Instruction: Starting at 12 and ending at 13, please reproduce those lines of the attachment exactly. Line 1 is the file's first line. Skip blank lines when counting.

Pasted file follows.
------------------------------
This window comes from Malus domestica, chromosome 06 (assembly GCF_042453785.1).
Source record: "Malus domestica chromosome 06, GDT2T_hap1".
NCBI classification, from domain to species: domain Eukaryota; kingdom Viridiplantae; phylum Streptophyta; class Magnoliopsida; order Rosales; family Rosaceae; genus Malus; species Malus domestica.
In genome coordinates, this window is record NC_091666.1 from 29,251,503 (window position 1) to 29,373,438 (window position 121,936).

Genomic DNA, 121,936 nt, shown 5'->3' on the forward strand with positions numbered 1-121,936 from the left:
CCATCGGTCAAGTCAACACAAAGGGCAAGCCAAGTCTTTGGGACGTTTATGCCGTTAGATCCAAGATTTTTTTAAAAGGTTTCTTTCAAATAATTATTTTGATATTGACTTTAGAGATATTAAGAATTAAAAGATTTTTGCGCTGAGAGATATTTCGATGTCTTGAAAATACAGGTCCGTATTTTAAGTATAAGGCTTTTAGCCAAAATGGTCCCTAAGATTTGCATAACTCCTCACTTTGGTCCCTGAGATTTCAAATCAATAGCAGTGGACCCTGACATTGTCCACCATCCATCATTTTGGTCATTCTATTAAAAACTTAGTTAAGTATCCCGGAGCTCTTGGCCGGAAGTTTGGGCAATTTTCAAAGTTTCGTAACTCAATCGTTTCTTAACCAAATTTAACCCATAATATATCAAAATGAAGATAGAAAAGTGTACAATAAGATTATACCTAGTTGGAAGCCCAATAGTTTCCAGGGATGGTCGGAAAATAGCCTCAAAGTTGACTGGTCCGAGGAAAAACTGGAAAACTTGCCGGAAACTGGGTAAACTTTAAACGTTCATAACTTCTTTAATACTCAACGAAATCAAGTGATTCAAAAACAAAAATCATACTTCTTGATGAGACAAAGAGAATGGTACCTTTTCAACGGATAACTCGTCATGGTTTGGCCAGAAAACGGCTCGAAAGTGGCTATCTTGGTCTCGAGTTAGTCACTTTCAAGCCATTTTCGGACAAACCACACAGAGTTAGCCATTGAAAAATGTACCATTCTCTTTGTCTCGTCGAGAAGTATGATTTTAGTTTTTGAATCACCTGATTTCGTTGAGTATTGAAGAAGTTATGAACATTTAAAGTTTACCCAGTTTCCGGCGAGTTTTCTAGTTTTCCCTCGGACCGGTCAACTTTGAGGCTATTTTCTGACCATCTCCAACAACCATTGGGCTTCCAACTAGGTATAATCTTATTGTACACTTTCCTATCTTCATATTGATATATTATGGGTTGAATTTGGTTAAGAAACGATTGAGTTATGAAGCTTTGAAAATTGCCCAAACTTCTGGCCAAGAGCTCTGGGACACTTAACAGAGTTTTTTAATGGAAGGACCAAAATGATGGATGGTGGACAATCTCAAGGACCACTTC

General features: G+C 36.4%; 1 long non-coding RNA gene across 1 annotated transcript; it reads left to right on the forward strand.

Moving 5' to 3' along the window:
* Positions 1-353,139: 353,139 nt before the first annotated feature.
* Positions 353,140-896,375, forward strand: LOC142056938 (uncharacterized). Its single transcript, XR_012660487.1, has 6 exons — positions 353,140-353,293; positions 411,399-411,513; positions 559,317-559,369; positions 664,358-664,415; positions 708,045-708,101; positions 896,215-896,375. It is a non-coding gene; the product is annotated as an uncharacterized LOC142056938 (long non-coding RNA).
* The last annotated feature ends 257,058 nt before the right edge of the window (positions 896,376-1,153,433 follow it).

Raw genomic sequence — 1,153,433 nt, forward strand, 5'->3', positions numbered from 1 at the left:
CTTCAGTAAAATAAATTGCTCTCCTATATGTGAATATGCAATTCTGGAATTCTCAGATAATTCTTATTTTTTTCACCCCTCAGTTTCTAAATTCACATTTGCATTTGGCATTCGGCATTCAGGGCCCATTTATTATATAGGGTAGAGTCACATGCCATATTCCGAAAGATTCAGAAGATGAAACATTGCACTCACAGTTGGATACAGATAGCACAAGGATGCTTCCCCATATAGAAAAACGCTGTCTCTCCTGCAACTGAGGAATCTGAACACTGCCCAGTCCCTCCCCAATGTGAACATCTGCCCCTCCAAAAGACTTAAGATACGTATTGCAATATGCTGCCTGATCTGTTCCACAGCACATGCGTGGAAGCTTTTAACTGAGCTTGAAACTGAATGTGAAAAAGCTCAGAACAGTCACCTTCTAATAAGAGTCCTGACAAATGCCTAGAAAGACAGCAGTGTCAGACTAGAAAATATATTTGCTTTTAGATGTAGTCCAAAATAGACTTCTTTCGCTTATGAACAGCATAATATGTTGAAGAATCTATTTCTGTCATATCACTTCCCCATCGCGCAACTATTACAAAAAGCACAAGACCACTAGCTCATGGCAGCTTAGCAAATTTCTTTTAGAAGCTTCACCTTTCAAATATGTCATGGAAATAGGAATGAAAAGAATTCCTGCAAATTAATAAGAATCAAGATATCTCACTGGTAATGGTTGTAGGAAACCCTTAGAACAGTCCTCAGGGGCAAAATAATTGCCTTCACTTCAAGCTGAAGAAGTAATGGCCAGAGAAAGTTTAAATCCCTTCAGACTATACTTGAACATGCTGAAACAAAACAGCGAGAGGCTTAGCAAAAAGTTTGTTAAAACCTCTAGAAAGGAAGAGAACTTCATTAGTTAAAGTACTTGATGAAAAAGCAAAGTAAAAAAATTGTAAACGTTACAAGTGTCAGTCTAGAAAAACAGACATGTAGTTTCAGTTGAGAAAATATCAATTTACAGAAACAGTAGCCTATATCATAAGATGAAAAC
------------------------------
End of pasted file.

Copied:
Raw genomic sequence — 1,153,433 nt, forward strand, 5'->3', positions numbered from 1 at the left:
CTTCAGTAAAATAAATTGCTCTCCTATATGTGAATATGCAATTCTGGAATTCTCAGATAATTCTTATTTTTTTCACCCCTCAGTTTCTAAATTCACATTTGCATTTGGCATTCGGCATTCAGGGCCCATTTATTATATAGGGTAGAGTCACATGCCATATTCCGAAAGATTCAGAAGATGAAACATTGCACTCACAGTTGGATACAGATAGCACAAGGATGCTTCCCCATATAGAAAAACGCTGTCTCTCCTGCAACTGAGGAATCTGAACACTGCCCAGTCCCTCCCCAATGTGAACATCTGCCCCTCCAAAAGACTTAAGATACGTATTGCAATATGCTGCCTGATCTGTTCCACAGCACATGCGTGGAAGCTTTTAACTGAGCTTGAAACTGAATGTGAAAAAGCTCAGAACAGTCACCTTCTAATAAGAGTCCTGACAAATGCCTAGAAAGACAGCAGTGTCAGACTAGAAAATATATTTGCTTTTAGATGTAGTCCAAAATAGACTTCTTTCGCTTATGAACAGCATAATATGTTGAAGAATCTATTTCTGTCATATCACTTCCCCATCGCGCAACTATTACAAAAAGCACAAGACCACTAGCTCATGGCAGCTTAGCAAATTTCTTTTAGAAGCTTCACCTTTCAAATATGTCATGGAAATAGGAATGAAAAGAATTCCTGCAAATTAATAAGAATCAAGATATCTCACTGGTAATGGTTGTAGGAAACCCTTAGAACAGTCCTCAGGGGCAAAATAATTGCCTTCACTTCAAGCTGAAGAAGTAATGGCCAGAGAAAGTTTAAATCCCTTCAGACTATACTTGAACATGCTGAAACAAAACAGCGAGAGGCTTAGCAAAAAGTTTGTTAAAACCTCTAGAAAGGAAGAGAACTTCATTAGTTAAAGTACTTGATGAAAAAGCAAAGTAAAAAAATTGTAAACGTTACAAGTGTCAGTCTAGAAAAACAGACATGTAGTTTCAGTTGAGAAAATATCAATTTACAGAAACAGTAGCCTATATCATAAGATGAAAAC